Novak Djokovic continued his dominance at the Australian Open beating 4th seed, Daniil Medvedev 7-5, 6-2, 6-2 to win his 9th title and 18th overall major title.
With the win, Djokovic snapped Medvedev’s 20 match unbeaten streak, which had stretched back to November 2020. Throughout the match, Djokovic continuously piled pressure on Medvedev’s serves with some fantastic returns and retrievals, which Medvedev had no answer to. After 1 hour and 53 minutes, a jumping backhand smash winner gave Djokovic his third consecutive title in Australia, moving him within two of Nadal and Federer’s joint record of 20 major titles.
If you had only tuned in to watch the final of the men’s tournament, you would never know that Djokovic nearly exited the tournament in the third round to 33rd ranked American tennis player, Taylor Fritz. After winning the first two sets of that game, Djokovic fell to the ground in the third set, needing treatment from his trainer.
Limping, Djokovic lost the next two sets, seemingly on course to exit a major tournament having been two sets to love up for the first time in over 10 years, when he lost at the French Open against Jürgen Melzer. However, gritty determination saw the Serb win the deciding set and progress in the competition that he would go on to win.
Perseverance through the pain barrier has been a common theme throughout Djokovic’s illustrious career. After a neck injury at the 2018 French Open, the Serb famously said that he was not sure if he would play at Wimbledon – only a month later, he won the 2018 Wimbledon Championship. A year later, he saved two match points to beat Roger Federer at the All-England Club in the longest Wimbledon final in history.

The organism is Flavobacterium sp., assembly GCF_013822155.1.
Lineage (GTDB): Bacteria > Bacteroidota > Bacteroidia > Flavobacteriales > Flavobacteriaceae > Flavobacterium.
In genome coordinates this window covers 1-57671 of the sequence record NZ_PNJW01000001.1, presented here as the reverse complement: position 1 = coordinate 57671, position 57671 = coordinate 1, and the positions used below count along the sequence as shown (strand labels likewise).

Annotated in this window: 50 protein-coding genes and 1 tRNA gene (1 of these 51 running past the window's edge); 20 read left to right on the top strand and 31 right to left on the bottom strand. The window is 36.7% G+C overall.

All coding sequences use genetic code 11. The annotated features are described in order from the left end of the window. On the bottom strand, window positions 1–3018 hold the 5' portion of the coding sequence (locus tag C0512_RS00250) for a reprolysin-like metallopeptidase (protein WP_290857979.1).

Djokovic has had a habit of winning when he is not expected to. He has won 7 tournaments in his career after being a match point down. This is an extraordinary feat, which rivals the very best records in tennis. He also has a winning record against both Rafael Nadal and Federer, the other two most dominant players in this era of tennis. On top of this, next week he will have spent the most number of weeks ranked as world number 1, overtaking Federer’s record of 310 weeks.
For many, to be called the greatest male tennis player of all time, you first have to look at the number of major titles they have under their belt. For Djokovic, this is now 18, which seems a remarkably high number. Nevertheless, Nadal and Federer still share the record for the most major titles won, with 20 apiece. Djokovic has never been as close to the record as he is now. Nadal is likely to win at least another French Open to add his remarkable 13 titles in Paris, and Federer potentially has another shot at an 8th Wimbledon title. Therefore, Djokovic will probably have to win around four or five more majors to finish above his biggest rivals.
Being the youngest out of the three, with Nadal a year older than Novak and Roger turning 40 in August, is this Djokovic’s time to overtake them? If one thing is for certain, with Djokovic announcing in recent interviews that he plans to reduce his other commitments to focus on winning more major titles, in addition to eyeing up Margaret Court’s all-time record of 24 Grand Slam singles titles, Djokovic himself is not lacking in confidence that he can achieve this monumental feat.
With these extraordinary records, Djokovic is already in the running for the mantle of being considered the greatest male tennis player of all time. If he manages to get over the finish line and become the outright leader in the major title race, this will undoubtedly cement his tennis legacy.
However, for many, Federer’s and Nadal’s legacies on and off the court simply cannot be surpassed, with the pair consistently demonstrating exemplary sportsmanship, along with all their success. In comparison, Djokovic’s antics on and off court have always sat unhealthily with tennis fans. This may be the real factor which sets Roger and Rafa apart from Novak.